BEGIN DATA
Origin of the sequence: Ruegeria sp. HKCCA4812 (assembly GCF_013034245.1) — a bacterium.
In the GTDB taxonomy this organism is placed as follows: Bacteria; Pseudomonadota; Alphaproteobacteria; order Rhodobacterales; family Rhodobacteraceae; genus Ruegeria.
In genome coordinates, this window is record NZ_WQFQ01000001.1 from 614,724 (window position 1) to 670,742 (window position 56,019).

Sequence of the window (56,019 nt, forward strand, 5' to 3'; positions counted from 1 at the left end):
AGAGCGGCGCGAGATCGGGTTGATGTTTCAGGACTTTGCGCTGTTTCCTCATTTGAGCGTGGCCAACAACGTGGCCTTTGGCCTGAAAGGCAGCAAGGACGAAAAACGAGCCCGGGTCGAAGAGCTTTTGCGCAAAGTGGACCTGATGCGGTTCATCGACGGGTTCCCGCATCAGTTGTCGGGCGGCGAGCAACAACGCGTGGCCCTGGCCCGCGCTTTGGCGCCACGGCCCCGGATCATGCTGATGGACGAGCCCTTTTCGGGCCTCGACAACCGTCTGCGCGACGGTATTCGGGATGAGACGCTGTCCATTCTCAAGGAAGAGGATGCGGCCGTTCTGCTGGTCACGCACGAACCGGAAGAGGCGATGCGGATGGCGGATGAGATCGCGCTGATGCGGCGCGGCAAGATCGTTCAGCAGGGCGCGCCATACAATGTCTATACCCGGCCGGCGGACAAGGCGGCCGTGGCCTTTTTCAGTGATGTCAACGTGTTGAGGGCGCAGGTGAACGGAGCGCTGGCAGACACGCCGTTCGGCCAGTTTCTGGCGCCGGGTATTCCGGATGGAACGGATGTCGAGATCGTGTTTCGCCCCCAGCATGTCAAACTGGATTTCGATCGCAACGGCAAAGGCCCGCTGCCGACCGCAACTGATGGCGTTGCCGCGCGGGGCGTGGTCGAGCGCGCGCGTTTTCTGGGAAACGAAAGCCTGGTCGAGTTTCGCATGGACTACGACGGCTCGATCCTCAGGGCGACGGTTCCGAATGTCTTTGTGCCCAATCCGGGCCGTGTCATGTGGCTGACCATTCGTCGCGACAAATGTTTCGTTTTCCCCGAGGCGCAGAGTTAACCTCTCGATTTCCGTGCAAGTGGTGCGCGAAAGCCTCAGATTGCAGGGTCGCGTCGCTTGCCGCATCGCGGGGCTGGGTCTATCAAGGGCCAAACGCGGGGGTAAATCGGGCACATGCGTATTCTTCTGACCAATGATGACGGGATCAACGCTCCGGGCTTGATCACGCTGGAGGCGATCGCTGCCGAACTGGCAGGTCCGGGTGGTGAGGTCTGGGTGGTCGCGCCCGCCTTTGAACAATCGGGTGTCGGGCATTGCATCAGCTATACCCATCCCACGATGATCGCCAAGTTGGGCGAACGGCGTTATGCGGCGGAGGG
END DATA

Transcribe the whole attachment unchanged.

Origin of the sequence: Ruegeria sp. HKCCA4812 (assembly GCF_013034245.1) — a bacterium.
In the GTDB taxonomy this organism is placed as follows: Bacteria; Pseudomonadota; Alphaproteobacteria; order Rhodobacterales; family Rhodobacteraceae; genus Ruegeria.
In genome coordinates, this window is record NZ_WQFQ01000001.1 from 614,724 (window position 1) to 670,742 (window position 56,019).

Sequence of the window (56,019 nt, forward strand, 5' to 3'; positions counted from 1 at the left end):
AGAGCGGCGCGAGATCGGGTTGATGTTTCAGGACTTTGCGCTGTTTCCTCATTTGAGCGTGGCCAACAACGTGGCCTTTGGCCTGAAAGGCAGCAAGGACGAAAAACGAGCCCGGGTCGAAGAGCTTTTGCGCAAAGTGGACCTGATGCGGTTCATCGACGGGTTCCCGCATCAGTTGTCGGGCGGCGAGCAACAACGCGTGGCCCTGGCCCGCGCTTTGGCGCCACGGCCCCGGATCATGCTGATGGACGAGCCCTTTTCGGGCCTCGACAACCGTCTGCGCGACGGTATTCGGGATGAGACGCTGTCCATTCTCAAGGAAGAGGATGCGGCCGTTCTGCTGGTCACGCACGAACCGGAAGAGGCGATGCGGATGGCGGATGAGATCGCGCTGATGCGGCGCGGCAAGATCGTTCAGCAGGGCGCGCCATACAATGTCTATACCCGGCCGGCGGACAAGGCGGCCGTGGCCTTTTTCAGTGATGTCAACGTGTTGAGGGCGCAGGTGAACGGAGCGCTGGCAGACACGCCGTTCGGCCAGTTTCTGGCGCCGGGTATTCCGGATGGAACGGATGTCGAGATCGTGTTTCGCCCCCAGCATGTCAAACTGGATTTCGATCGCAACGGCAAAGGCCCGCTGCCGACCGCAACTGATGGCGTTGCCGCGCGGGGCGTGGTCGAGCGCGCGCGTTTTCTGGGAAACGAAAGCCTGGTCGAGTTTCGCATGGACTACGACGGCTCGATCCTCAGGGCGACGGTTCCGAATGTCTTTGTGCCCAATCCGGGCCGTGTCATGTGGCTGACCATTCGTCGCGACAAATGTTTCGTTTTCCCCGAGGCGCAGAGTTAACCTCTCGATTTCCGTGCAAGTGGTGCGCGAAAGCCTCAGATTGCAGGGTCGCGTCGCTTGCCGCATCGCGGGGCTGGGTCTATCAAGGGCCAAACGCGGGGGTAAATCGGGCACATGCGTATTCTTCTGACCAATGATGACGGGATCAACGCTCCGGGCTTGATCACGCTGGAGGCGATCGCTGCCGAACTGGCAGGTCCGGGTGGTGAGGTCTGGGTGGTCGCGCCCGCCTTTGAACAATCGGGTGTCGGGCATTGCATCAGCTATACCCATCCCACGATGATCGCCAAGTTGGGCGAACGGCGTTATGCGGCGGAGGG